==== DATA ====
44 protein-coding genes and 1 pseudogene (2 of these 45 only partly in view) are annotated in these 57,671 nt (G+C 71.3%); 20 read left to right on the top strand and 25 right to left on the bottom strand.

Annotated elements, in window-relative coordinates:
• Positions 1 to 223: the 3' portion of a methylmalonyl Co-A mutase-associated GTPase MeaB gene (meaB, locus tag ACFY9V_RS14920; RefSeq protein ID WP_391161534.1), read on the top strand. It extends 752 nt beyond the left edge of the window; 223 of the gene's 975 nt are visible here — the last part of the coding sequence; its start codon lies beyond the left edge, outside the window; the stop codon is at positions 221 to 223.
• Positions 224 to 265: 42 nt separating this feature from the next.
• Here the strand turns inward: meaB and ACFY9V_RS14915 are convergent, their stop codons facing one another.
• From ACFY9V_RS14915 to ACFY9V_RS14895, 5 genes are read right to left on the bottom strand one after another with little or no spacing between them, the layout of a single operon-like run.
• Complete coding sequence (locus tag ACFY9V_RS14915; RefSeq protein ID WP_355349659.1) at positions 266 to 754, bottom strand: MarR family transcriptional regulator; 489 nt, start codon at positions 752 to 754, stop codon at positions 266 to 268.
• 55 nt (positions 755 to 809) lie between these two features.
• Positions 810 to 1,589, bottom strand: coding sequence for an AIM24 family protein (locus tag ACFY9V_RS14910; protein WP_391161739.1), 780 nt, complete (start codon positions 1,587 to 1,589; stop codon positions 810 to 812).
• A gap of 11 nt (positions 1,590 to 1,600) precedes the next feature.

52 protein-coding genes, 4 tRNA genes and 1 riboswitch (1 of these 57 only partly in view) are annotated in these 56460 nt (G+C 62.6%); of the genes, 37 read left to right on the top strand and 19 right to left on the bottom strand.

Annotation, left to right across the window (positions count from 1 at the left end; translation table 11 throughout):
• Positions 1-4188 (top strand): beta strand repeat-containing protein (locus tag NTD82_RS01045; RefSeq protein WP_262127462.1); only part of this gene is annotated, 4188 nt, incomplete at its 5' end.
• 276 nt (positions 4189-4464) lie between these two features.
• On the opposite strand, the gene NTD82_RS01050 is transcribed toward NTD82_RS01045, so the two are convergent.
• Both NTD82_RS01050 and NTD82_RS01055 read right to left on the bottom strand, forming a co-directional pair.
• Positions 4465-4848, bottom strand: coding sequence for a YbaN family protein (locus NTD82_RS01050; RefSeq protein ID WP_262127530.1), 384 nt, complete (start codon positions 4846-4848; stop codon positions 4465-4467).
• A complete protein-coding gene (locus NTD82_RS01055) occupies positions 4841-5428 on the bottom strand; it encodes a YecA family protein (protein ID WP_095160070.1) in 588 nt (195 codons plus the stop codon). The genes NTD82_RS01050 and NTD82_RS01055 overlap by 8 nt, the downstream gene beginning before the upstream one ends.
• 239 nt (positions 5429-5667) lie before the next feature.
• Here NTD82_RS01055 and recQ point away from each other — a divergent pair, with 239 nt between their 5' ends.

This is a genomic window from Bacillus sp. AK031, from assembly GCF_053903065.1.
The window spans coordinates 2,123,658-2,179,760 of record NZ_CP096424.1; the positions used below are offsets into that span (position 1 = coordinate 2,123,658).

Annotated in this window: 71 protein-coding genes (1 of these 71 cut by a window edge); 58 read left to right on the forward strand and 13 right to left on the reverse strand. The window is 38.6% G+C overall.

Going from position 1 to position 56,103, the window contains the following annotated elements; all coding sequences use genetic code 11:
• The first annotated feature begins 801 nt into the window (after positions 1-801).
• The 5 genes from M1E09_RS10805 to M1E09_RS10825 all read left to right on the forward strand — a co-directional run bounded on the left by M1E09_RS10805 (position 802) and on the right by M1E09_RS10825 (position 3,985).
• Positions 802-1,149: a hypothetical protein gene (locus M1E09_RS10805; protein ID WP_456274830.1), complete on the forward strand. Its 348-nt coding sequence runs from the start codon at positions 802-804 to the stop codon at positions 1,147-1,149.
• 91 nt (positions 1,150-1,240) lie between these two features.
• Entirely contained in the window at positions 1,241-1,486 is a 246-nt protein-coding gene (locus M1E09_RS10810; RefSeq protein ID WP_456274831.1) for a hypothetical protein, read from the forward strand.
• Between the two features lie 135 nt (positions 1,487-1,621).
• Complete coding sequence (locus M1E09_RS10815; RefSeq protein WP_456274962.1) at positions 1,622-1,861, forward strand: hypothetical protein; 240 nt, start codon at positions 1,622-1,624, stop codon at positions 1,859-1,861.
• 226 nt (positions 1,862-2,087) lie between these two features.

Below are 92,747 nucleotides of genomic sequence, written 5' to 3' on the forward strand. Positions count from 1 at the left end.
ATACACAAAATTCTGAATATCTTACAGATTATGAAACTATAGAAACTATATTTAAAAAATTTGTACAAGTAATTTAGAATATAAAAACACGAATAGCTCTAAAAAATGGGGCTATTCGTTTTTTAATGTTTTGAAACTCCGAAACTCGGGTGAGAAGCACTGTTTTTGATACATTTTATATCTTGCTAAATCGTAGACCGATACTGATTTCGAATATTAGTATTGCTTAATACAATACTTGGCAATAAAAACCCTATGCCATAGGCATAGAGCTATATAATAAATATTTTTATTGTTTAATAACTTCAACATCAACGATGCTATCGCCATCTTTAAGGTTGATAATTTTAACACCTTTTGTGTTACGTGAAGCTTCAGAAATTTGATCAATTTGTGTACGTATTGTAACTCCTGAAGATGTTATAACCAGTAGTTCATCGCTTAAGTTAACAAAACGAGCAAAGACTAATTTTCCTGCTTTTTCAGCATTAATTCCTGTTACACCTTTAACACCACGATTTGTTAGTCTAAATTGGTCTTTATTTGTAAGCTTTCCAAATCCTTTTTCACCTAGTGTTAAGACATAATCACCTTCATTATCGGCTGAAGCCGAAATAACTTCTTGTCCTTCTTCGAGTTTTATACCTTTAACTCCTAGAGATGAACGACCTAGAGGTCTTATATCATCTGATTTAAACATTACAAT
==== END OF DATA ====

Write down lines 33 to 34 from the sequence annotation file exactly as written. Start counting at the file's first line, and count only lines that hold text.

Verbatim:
Below are 92,747 nucleotides of genomic sequence, written 5' to 3' on the forward strand. Positions count from 1 at the left end.
ATACACAAAATTCTGAATATCTTACAGATTATGAAACTATAGAAACTATATTTAAAAAATTTGTACAAGTAATTTAGAATATAAAAACACGAATAGCTCTAAAAAATGGGGCTATTCGTTTTTTAATGTTTTGAAACTCCGAAACTCGGGTGAGAAGCACTGTTTTTGATACATTTTATATCTTGCTAAATCGTAGACCGATACTGATTTCGAATATTAGTATTGCTTAATACAATACTTGGCAATAAAAACCCTATGCCATAGGCATAGAGCTATATAATAAATATTTTTATTGTTTAATAACTTCAACATCAACGATGCTATCGCCATCTTTAAGGTTGATAATTTTAACACCTTTTGTGTTACGTGAAGCTTCAGAAATTTGATCAATTTGTGTACGTATTGTAACTCCTGAAGATGTTATAACCAGTAGTTCATCGCTTAAGTTAACAAAACGAGCAAAGACTAATTTTCCTGCTTTTTCAGCATTAATTCCTGTTACACCTTTAACACCACGATTTGTTAGTCTAAATTGGTCTTTATTTGTAAGCTTTCCAAATCCTTTTTCACCTAGTGTTAAGACATAATCACCTTCATTATCGGCTGAAGCCGAAATAACTTCTTGTCCTTCTTCGAGTTTTATACCTTTAACTCCTAGAGATGAACGACCTAGAGGTCTTATATCATCTGATTTAAACATTACAAT